specialized connective tissues

Specialized connective tissues are those whose main function lies not only in the composition of fibers and ground substance, but also in highly specialized cells typical of these tissues.

They are considered specialized connective tissue, among others:

  • adipose tissue: it is a type of connective tissue of loose consistency with abundant adipocytes, cells specialized in the storage of triglycerides. It also has endocrine and thermoregulatory functions (brown adipose tissue).
  • Cartilage or cartilaginous tissue: cartilage is a type of connective tissue formed by highly packed type II collagen fibers in a matrix of chondroitin sulfate synthesized by the chondrocytes.
  • Woven boneIt is a very hard mineralized connective tissue formed by the osteoblasts.
  • hematopoietic tissue: responsible for the production of blood cells. The main hematopoietic tissue is located in the bone marrow of long bones, but also in the spleen, thymus and lymph nodes.
  • Lymphatic tissue or lymph
  • Blood tissue or blood

Most sources consider blood and lymph to be connective tissue, since they derive from the mesoderm, they are composed of a protein matrix (blood plasma) in which cells are distributed, and both fluids have a support function for other tissues and organs. . In both cases, the matrix would be liquid.

However, there are authors who consider that blood, lacking the fibrous component, could not be classified as a type of connective tissue. In the case of lymph, the fibrous component would be mainly in the fibrous network of the lymph nodes.

connective tissue functions

As we have seen, there are many types of connective tissue, each of which performs a different function. Broadly speaking, the general functions of connective tissue could be classified into the following categories:

  • structural support
  • metabolic support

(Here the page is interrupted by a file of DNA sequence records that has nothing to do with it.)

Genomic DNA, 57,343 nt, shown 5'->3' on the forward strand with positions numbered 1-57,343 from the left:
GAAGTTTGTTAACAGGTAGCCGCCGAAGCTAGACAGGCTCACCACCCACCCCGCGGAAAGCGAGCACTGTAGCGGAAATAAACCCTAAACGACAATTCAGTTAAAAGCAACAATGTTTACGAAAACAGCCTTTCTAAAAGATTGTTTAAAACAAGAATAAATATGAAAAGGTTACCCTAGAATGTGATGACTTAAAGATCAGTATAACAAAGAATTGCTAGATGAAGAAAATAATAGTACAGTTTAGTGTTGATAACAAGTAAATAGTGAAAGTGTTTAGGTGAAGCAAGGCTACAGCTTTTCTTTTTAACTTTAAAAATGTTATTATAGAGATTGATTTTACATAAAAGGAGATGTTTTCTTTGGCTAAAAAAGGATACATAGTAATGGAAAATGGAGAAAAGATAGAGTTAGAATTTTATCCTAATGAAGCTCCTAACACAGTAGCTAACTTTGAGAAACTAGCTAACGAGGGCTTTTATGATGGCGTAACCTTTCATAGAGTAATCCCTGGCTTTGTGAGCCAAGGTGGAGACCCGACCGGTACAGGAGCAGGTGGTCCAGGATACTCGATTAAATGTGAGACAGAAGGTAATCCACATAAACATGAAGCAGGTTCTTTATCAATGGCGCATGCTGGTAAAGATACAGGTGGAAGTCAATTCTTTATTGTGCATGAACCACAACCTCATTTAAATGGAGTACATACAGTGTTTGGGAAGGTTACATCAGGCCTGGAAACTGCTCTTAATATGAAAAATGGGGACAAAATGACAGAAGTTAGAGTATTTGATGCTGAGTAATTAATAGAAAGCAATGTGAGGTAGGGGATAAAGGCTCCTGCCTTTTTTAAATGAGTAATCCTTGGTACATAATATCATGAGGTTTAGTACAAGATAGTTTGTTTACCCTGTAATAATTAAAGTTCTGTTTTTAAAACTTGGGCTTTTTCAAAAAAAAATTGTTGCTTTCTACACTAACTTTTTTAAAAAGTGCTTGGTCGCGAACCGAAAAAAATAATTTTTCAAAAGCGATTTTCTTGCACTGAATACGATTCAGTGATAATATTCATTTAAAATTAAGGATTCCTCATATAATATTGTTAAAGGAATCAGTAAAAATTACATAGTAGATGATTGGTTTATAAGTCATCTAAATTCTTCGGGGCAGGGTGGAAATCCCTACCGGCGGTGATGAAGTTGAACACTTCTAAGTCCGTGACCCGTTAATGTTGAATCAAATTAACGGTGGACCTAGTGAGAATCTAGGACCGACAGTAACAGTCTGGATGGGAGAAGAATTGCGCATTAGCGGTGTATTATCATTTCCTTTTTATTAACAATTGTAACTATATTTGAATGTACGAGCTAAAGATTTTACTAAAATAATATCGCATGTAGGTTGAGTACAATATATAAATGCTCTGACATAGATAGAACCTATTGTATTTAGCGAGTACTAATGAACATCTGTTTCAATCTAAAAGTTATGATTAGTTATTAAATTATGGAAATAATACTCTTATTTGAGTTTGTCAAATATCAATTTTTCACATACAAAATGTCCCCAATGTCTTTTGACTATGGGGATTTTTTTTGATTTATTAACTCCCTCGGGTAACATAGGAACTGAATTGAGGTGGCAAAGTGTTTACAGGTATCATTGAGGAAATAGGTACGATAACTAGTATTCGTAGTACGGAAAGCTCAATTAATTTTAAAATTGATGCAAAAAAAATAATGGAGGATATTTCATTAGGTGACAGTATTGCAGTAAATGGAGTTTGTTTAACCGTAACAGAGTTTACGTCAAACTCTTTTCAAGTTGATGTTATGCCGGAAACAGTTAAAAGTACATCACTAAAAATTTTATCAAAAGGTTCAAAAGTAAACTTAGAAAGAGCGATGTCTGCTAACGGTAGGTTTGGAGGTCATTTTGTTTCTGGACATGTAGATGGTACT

• nutritional support
  • storage of energy reserves
  • mechanical protection
  • immune protection
  • inflammation
  • injury repair

medical implications

Connective tissue is involved in many diseases with very different causes and origins. Together they are known as connective tissue diseasesbetween them:

  • Neoplasms: for example, sarcomas.
  • congenital diseases: For example, Marfan syndrome and Ehlers-Danlos syndrome.
  • mitral valve prolapse: coronary valve disease due to excess connective tissue in the heart valves.
  • Mixed connective tissue disease: autoimmune disease characterized by the presence of anti-RNP (ribonucleoprotein) antibodies. The adjective "mixed" is due to the fact that it produces clinical symptoms similar to other autoimmune diseases of the connective tissue such as systemic lupus erythematosus (SLE), scleroderma and polymyositis.
  • Systemic lupus erythematosus: is one of the main autoimmune diseases that affects the connective tissue.
  • Scurvy: disease caused by deficiency of vitamin C, a vitamin that acts as a coenzyme in the synthesis of collagen.
  • Rheumatological diseases: for example, arthritis, osteoarthritis, costochondritis, bursitis, etc.
  • mucocele: connective tissue swelling due to mucosal extravasation. Usually associated with trauma to the salivary gland ducts.
Go up